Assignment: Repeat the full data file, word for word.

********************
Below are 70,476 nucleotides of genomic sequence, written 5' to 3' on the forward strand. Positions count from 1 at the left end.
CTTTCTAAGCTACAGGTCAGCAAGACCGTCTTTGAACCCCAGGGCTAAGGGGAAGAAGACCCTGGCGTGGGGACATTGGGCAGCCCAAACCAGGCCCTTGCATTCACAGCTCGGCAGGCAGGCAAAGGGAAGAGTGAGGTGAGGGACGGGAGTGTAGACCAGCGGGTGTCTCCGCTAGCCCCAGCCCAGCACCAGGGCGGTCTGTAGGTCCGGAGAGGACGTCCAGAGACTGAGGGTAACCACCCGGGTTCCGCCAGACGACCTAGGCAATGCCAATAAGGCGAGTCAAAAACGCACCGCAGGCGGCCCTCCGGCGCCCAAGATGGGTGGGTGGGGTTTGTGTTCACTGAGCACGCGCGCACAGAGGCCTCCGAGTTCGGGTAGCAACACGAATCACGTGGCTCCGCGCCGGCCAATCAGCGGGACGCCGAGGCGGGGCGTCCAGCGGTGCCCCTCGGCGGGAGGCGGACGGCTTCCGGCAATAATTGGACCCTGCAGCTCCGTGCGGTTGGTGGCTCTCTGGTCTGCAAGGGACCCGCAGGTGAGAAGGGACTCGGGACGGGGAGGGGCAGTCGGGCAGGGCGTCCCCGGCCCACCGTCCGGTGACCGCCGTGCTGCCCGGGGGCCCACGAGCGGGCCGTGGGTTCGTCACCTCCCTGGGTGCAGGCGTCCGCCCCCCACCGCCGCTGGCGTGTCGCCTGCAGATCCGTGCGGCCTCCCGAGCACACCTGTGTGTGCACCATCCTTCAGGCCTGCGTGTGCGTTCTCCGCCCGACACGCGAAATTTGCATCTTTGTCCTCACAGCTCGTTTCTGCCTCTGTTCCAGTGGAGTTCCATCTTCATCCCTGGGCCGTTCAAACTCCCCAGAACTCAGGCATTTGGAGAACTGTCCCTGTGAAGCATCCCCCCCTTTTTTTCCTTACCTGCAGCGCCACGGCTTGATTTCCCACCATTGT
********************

Below are 70,476 nucleotides of genomic sequence, written 5' to 3' on the forward strand. Positions count from 1 at the left end.
CTTTCTAAGCTACAGGTCAGCAAGACCGTCTTTGAACCCCAGGGCTAAGGGGAAGAAGACCCTGGCGTGGGGACATTGGGCAGCCCAAACCAGGCCCTTGCATTCACAGCTCGGCAGGCAGGCAAAGGGAAGAGTGAGGTGAGGGACGGGAGTGTAGACCAGCGGGTGTCTCCGCTAGCCCCAGCCCAGCACCAGGGCGGTCTGTAGGTCCGGAGAGGACGTCCAGAGACTGAGGGTAACCACCCGGGTTCCGCCAGACGACCTAGGCAATGCCAATAAGGCGAGTCAAAAACGCACCGCAGGCGGCCCTCCGGCGCCCAAGATGGGTGGGTGGGGTTTGTGTTCACTGAGCACGCGCGCACAGAGGCCTCCGAGTTCGGGTAGCAACACGAATCACGTGGCTCCGCGCCGGCCAATCAGCGGGACGCCGAGGCGGGGCGTCCAGCGGTGCCCCTCGGCGGGAGGCGGACGGCTTCCGGCAATAATTGGACCCTGCAGCTCCGTGCGGTTGGTGGCTCTCTGGTCTGCAAGGGACCCGCAGGTGAGAAGGGACTCGGGACGGGGAGGGGCAGTCGGGCAGGGCGTCCCCGGCCCACCGTCCGGTGACCGCCGTGCTGCCCGGGGGCCCACGAGCGGGCCGTGGGTTCGTCACCTCCCTGGGTGCAGGCGTCCGCCCCCCACCGCCGCTGGCGTGTCGCCTGCAGATCCGTGCGGCCTCCCGAGCACACCTGTGTGTGCACCATCCTTCAGGCCTGCGTGTGCGTTCTCCGCCCGACACGCGAAATTTGCATCTTTGTCCTCACAGCTCGTTTCTGCCTCTGTTCCAGTGGAGTTCCATCTTCATCCCTGGGCCGTTCAAACTCCCCAGAACTCAGGCATTTGGAGAACTGTCCCTGTGAAGCATCCCCCCCTTTTTTTCCTTACCTGCAGCGCCACGGCTTGATTTCCCACCATTGT